Weyerhaeuser employee convicted of defrauding company out of $4.5 million
April 15, 2021 | 12:13 pm CDT

EUGENE, Ore. - Susan Tranberg, a 62-year-old former employee of Weyerhaeuser, was sentenced to prison for defrauding the company out of more than $4.5 million.

Tranberg was sentenced to 57 months in federal prison and three years’ supervised release.

According to court documents, beginning as early as June 2004 and continuing to January 2019, Tranberg defrauded Weyerhaeuser by submitting fraudulent invoices for payment to a fake vendor she created. Tranberg had worked for Weyerhaeuser in Springfield, Oregon in various positions for more than 40 years. A financial analysis determined that the vast majority of the money was used to fund a lavish lifestyle of expensive dinners, vacations, six-figure wedding expenses, and shopping sprees.

At some point in or before June 2004, Tranberg created a fake timber contract between the company and a vendor she named after her mother, who was unaware of the scheme. Over the next 10 years, Tranberg would use her positions in the company’s accounting and finance departments to request cashier’s checks, which she then cashed into her own bank account. During this time period, Tranberg requested and received more than $2.6 million.

"After setting up the fake vendor account, Tranberg continued her scheme by forging colleagues’ signatures on check requests and using her colleagues’ computer login credentials without authorization to create requests and approve fraudulent payments," said prosecutors. "All requested cashier’s checks were sent via private or commercial interstate carrier directly to Tranberg. During these final five years, ending in January 2019, Tranberg requested and received nearly $1.9 million."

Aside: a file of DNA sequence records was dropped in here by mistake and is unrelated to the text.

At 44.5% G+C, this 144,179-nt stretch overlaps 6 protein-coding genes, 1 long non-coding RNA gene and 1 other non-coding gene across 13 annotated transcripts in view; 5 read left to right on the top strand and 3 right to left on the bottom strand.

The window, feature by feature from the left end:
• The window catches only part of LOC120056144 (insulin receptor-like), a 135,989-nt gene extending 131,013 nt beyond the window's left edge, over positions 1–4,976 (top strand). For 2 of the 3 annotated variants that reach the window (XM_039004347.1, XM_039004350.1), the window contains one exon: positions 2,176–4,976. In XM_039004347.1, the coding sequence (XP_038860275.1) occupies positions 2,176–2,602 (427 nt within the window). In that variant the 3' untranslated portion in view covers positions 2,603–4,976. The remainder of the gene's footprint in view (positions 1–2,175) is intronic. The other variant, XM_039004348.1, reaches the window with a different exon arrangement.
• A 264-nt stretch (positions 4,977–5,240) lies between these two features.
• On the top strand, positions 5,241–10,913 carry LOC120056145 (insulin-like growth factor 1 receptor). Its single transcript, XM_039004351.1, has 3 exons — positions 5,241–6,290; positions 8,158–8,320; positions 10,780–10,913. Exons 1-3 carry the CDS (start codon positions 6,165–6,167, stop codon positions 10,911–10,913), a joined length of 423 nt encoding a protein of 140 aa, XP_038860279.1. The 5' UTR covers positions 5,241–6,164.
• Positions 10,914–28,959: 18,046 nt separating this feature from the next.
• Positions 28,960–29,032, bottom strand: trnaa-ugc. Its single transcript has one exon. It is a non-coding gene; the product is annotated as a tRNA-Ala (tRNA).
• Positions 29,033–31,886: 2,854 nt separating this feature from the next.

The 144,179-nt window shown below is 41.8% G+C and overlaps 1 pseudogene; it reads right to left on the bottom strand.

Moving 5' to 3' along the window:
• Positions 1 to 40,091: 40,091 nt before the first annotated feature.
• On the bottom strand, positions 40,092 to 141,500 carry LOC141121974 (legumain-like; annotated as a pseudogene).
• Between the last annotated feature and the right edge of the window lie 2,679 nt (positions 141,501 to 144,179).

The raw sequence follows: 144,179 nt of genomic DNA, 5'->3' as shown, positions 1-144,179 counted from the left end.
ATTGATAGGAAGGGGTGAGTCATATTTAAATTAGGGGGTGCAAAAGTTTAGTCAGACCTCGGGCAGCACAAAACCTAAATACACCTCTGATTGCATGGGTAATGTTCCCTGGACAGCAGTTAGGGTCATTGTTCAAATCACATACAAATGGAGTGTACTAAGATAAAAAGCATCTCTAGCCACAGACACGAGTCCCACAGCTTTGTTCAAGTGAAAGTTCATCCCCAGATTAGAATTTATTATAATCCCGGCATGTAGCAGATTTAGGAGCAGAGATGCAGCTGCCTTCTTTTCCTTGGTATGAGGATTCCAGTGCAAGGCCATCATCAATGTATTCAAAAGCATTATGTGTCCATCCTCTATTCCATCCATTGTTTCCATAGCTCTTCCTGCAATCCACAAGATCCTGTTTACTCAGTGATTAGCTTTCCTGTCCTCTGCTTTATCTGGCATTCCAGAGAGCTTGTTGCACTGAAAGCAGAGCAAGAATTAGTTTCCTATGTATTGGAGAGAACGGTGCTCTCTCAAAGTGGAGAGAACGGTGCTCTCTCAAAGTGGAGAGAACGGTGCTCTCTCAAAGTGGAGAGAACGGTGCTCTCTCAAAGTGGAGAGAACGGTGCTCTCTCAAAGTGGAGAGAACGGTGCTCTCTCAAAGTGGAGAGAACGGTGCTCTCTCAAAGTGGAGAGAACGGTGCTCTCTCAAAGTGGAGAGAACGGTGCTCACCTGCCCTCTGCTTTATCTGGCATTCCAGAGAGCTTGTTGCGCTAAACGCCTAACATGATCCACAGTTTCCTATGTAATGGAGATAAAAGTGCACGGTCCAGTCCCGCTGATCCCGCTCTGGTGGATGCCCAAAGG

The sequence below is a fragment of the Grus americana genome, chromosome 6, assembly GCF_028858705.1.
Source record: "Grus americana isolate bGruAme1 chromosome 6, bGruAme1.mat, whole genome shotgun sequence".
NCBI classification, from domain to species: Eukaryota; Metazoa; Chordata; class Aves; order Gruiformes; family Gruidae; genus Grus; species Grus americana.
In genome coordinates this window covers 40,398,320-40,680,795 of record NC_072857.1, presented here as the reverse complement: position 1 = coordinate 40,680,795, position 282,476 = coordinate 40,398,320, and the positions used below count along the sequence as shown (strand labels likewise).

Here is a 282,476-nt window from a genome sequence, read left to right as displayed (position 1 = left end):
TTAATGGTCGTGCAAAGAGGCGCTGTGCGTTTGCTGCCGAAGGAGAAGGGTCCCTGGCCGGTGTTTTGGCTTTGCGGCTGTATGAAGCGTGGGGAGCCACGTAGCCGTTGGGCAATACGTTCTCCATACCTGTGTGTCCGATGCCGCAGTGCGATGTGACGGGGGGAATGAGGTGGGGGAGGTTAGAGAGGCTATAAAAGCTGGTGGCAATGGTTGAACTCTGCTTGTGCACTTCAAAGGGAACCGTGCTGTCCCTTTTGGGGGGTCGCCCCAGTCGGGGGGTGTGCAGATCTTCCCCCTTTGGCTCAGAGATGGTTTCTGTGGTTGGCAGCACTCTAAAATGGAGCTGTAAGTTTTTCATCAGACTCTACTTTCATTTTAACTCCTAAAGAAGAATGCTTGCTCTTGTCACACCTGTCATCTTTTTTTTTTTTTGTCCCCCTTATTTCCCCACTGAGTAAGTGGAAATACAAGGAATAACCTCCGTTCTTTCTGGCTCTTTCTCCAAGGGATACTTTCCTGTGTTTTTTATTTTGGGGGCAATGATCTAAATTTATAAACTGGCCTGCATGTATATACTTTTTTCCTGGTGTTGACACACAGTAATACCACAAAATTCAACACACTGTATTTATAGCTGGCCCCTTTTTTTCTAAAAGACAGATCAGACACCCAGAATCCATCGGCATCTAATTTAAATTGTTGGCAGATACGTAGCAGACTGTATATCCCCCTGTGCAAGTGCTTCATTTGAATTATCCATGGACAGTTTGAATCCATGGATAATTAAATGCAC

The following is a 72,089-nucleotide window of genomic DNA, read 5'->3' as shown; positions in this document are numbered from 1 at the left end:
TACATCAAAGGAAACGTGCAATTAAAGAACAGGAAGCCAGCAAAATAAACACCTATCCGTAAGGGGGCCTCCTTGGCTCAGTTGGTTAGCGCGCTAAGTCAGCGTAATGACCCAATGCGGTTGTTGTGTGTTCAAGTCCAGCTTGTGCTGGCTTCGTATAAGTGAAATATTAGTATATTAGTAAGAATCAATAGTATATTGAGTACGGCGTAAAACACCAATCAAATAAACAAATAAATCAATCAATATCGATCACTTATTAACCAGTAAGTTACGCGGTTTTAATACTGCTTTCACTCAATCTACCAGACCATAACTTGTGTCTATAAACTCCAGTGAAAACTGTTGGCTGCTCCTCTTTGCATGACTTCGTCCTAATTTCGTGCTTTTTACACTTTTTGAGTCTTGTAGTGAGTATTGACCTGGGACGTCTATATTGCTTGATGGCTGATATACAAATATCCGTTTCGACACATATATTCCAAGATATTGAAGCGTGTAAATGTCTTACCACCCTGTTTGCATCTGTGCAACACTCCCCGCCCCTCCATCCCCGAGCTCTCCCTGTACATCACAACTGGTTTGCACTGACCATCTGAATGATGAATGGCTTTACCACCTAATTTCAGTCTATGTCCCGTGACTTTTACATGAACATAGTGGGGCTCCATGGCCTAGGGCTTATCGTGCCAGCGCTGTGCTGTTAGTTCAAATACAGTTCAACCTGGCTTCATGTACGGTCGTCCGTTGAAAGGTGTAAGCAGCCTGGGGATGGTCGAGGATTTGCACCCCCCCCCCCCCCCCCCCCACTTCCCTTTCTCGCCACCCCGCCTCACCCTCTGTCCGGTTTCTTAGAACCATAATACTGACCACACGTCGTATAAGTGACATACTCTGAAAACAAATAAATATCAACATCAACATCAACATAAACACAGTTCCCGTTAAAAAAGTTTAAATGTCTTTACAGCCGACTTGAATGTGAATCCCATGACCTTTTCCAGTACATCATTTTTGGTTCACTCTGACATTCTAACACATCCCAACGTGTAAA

On January 29, 2020, Tranberg was charged by superseding criminal information with mail fraud, aggravated identity theft, and tax evasion. On January 30, 2020, she waived indictment and pleaded guilty to all three charges.

Tranberg was ordered to pay more than $5.3 million in restitution - which would include $775,984 to Weyerhaeuser, $3,805,223 to the Crime Victims Fund, and $807,033 to the IRS.

Weyerhaeuser was recently named the largest softwood lumber manufacturer in the U.S., according to Forisk consulting. See the full top 10 here.


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Robert Dalheim

Robert Dalheim is an editor at the Woodworking Network. Along with publishing online news articles, he writes feature stories for the FDMC print publication. He can be reached at [email protected]